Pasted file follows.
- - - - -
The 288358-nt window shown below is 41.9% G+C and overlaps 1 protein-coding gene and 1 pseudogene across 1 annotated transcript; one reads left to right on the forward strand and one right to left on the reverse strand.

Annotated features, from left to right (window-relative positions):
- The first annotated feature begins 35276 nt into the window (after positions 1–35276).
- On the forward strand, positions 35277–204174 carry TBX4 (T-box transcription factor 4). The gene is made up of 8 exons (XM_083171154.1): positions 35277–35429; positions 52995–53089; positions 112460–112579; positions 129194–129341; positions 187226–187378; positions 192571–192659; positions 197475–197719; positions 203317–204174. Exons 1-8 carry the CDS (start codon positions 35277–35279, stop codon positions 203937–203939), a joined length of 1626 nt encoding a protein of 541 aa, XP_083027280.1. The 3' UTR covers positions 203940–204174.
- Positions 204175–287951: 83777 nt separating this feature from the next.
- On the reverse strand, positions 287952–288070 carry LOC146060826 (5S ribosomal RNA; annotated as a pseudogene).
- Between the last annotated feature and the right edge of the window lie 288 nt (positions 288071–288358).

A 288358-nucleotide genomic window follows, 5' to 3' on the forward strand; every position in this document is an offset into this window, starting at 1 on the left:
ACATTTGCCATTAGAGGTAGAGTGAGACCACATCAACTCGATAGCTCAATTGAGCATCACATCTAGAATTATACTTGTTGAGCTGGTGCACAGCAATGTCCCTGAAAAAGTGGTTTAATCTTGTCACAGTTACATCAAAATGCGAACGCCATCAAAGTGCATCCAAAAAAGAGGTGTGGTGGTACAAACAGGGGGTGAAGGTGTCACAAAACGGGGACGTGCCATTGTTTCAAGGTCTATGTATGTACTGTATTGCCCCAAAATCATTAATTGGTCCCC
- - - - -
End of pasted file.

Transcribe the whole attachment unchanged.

The 288358-nt window shown below is 41.9% G+C and overlaps 1 protein-coding gene and 1 pseudogene across 1 annotated transcript; one reads left to right on the forward strand and one right to left on the reverse strand.

Annotated features, from left to right (window-relative positions):
- The first annotated feature begins 35276 nt into the window (after positions 1–35276).
- On the forward strand, positions 35277–204174 carry TBX4 (T-box transcription factor 4). The gene is made up of 8 exons (XM_083171154.1): positions 35277–35429; positions 52995–53089; positions 112460–112579; positions 129194–129341; positions 187226–187378; positions 192571–192659; positions 197475–197719; positions 203317–204174. Exons 1-8 carry the CDS (start codon positions 35277–35279, stop codon positions 203937–203939), a joined length of 1626 nt encoding a protein of 541 aa, XP_083027280.1. The 3' UTR covers positions 203940–204174.
- Positions 204175–287951: 83777 nt separating this feature from the next.
- On the reverse strand, positions 287952–288070 carry LOC146060826 (5S ribosomal RNA; annotated as a pseudogene).
- Between the last annotated feature and the right edge of the window lie 288 nt (positions 288071–288358).

A 288358-nucleotide genomic window follows, 5' to 3' on the forward strand; every position in this document is an offset into this window, starting at 1 on the left:
ACATTTGCCATTAGAGGTAGAGTGAGACCACATCAACTCGATAGCTCAATTGAGCATCACATCTAGAATTATACTTGTTGAGCTGGTGCACAGCAATGTCCCTGAAAAAGTGGTTTAATCTTGTCACAGTTACATCAAAATGCGAACGCCATCAAAGTGCATCCAAAAAAGAGGTGTGGTGGTACAAACAGGGGGTGAAGGTGTCACAAAACGGGGACGTGCCATTGTTTCAAGGTCTATGTATGTACTGTATTGCCCCAAAATCATTAATTGGTCCCC